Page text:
May 3, 2013
by Christopher M. McDermott
Pite Duncan, LLP
USFN Member (California)
The decline in the national real estate market over the past few years has caused mortgage lenders to suffer significant losses in Chapter 11 bankruptcy proceedings due to a debtor’s ability to reduce the lenders’ secured claims to the current fair market value of real property, which is not secured solely by a debtor’s principal residence (commonly referred to as a “cramdown”). A cramdown of a loan results in bifurcating a creditor’s claim into secured and unsecured claims.
The rise of cramdowns in Chapter 11 bankruptcy cases has naturally led to a substantial increase in the amount of unsecured claimants, which has in turn given these unsecured claimants a louder voice than ever before in individual Chapter 11 bankruptcy cases. One of the most powerful defenses to the cramdown of a Chapter 11 plan that is available to an undersecured creditor is the absolute priority rule, which has been a lightening rod for litigation over the past few years.
The absolute priority rule prohibits a debtor from retaining pre-petition property of the estate if the dissenting class of unsecured creditors is not paid in full. This effectively means an unsecured creditor would have to be paid in full before the debtor could retain pre-petition property (which includes the property related to the cramdown). In 2011, this author’s firm obtained a favorable, published decision in the matter of In re Kamell, 451 B.R. 505 (Bankr. C.D. Cal. 2011), for denial of confirmation of a debtor’s plan that proposed to cramdown a loan by approximately $1,400,000. More specifically, as the unsecured class rejected the plan and the debtor did not propose to pay the unsecured creditors in full, the court concluded that the plan violated the absolute priority rule.
Courts across the country are divided on the rule’s continued application to individual debtors after the 2005 BAPCPA amendments and have come to adopt one of two opposing viewpoints, commonly known as the “broad view” and the “narrow view.” Advocates of the “broad view” assert that the 2005 BAPCA amendments eliminated the absolute priority rule’s application to individual debtors. Contrastingly, “narrow view” supporters assert that the 2005 amendments simply established that post-petition property is exempt from the absolute priority rule, whereas the absolute priority rule remains applicable to pre-petition property.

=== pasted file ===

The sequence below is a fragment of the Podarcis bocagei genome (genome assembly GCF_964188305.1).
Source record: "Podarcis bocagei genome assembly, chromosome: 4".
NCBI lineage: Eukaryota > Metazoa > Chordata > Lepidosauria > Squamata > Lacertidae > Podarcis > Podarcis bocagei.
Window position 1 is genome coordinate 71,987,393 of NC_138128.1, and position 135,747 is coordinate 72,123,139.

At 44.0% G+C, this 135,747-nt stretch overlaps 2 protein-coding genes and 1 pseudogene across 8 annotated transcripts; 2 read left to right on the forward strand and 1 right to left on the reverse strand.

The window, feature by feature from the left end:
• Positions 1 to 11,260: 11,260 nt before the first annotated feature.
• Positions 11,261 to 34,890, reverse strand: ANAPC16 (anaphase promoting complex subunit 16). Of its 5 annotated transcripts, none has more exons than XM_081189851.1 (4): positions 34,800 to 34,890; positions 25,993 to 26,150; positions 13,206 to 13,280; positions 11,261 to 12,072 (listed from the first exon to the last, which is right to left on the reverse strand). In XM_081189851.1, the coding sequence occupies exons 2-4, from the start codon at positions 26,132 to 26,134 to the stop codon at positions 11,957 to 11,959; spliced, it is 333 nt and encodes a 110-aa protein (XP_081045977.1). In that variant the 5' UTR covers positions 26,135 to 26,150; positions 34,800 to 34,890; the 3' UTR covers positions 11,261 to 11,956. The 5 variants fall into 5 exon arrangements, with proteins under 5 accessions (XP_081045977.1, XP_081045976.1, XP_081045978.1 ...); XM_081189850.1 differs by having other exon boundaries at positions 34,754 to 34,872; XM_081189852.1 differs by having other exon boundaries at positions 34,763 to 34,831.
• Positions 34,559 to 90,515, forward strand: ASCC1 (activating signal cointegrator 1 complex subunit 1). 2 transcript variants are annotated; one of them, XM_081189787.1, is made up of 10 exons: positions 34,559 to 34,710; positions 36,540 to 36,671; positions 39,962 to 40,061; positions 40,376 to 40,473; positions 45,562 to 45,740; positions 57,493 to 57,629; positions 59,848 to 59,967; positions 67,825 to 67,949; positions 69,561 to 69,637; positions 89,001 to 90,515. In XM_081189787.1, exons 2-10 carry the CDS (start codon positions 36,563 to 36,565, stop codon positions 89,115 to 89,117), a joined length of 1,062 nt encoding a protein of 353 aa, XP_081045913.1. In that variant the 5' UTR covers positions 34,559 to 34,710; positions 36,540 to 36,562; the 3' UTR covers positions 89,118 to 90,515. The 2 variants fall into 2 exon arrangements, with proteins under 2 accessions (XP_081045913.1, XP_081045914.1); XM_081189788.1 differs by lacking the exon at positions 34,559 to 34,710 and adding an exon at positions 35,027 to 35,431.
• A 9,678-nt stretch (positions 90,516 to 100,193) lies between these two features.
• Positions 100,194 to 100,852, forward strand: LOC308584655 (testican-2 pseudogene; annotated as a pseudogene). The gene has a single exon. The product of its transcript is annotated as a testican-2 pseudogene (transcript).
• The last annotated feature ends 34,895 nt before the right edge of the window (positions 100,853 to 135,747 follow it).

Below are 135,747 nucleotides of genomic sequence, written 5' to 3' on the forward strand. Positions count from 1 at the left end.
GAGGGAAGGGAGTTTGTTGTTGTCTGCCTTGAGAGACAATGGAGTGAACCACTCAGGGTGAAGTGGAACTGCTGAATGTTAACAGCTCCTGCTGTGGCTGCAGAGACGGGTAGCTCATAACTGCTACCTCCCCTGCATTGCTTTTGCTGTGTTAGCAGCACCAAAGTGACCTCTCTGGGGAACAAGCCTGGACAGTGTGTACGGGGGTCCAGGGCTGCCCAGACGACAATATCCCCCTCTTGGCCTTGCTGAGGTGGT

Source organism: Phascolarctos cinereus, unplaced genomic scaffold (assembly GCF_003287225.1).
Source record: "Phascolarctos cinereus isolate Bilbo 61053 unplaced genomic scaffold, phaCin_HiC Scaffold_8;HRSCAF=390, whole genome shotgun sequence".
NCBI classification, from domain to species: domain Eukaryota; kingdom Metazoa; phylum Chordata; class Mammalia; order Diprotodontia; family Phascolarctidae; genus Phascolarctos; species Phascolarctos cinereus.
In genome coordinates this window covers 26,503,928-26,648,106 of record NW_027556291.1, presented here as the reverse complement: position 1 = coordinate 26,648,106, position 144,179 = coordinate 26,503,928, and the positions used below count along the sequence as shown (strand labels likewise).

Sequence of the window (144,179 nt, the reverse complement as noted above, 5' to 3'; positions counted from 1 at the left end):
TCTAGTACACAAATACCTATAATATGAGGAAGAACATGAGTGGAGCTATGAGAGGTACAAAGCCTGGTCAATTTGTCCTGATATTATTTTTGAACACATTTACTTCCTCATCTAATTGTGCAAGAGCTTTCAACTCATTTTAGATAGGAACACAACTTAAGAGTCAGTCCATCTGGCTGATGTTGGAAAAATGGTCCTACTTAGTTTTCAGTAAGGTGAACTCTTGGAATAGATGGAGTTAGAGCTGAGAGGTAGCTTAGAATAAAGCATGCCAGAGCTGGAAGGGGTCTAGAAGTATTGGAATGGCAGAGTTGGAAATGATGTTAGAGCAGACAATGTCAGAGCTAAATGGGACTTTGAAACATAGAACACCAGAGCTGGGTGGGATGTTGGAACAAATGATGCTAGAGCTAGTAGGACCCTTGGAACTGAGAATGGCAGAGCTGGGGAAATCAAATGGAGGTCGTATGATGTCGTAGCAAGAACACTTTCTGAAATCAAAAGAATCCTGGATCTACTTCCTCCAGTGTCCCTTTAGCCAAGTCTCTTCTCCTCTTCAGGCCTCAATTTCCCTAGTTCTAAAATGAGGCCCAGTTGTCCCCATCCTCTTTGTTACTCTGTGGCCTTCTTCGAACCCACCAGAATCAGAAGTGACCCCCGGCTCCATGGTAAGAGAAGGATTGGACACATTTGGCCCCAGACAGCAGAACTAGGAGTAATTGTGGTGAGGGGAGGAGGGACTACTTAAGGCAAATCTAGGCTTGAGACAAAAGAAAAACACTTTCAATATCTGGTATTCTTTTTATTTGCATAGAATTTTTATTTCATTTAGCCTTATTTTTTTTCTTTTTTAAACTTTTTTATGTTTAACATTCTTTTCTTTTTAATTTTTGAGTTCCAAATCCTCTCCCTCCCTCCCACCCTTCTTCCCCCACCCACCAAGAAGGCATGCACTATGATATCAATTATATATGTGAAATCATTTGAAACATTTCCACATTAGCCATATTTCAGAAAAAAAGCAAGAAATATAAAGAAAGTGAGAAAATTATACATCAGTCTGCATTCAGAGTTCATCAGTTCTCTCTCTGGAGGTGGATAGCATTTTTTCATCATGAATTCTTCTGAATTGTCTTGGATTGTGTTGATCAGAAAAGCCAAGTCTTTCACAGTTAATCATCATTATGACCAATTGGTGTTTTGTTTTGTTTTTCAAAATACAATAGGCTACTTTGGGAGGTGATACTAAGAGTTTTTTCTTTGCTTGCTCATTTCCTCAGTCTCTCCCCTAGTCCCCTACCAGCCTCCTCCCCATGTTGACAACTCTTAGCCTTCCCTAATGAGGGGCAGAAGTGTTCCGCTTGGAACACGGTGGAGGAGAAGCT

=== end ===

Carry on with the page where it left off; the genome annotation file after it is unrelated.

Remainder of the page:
In January, in the matter of In re Stephens, 704 F.3d 1279 (10th Cir. 2013), the U.S. Court of Appeals for the Tenth Circuit adopted the “narrow view” and provided a current tally of published decisions on this issue indicating that, as of the date the Stephens opinion was published, only the Bankruptcy Appellate Panel for the Ninth Circuit and five bankruptcy courts (one of which was affirmed by a district court) have adopted the “broad view,” whereas the U.S. Court of Appeals for the Fourth Circuit and seventeen bankruptcy courts (and now the Tenth Circuit) have adopted the “narrow view.”
The clear majority adopting the “narrow view” suggests courts are finding it increasingly difficult to hold that Congress intended to abrogate this rule that is such a fundamental protection for creditors in Chapter 11 bankruptcy cases. It appears inevitable that there will soon be a circuit split on the absolute priority rule and, given the rule’s significance in Chapter 11 bankruptcy cases and the current lack of uniformity in its application, it is reasonable to assume the matter will be ruled on by the U.S. Supreme Court within the next few years. Until then, mortgage lenders should consult with their local bankruptcy counsel and determine whether to utilize the absolute priority rule to prevent plan confirmation and as a tool to leverage more favorable treatment of their claims in a debtor’s Chapter 11 plan.
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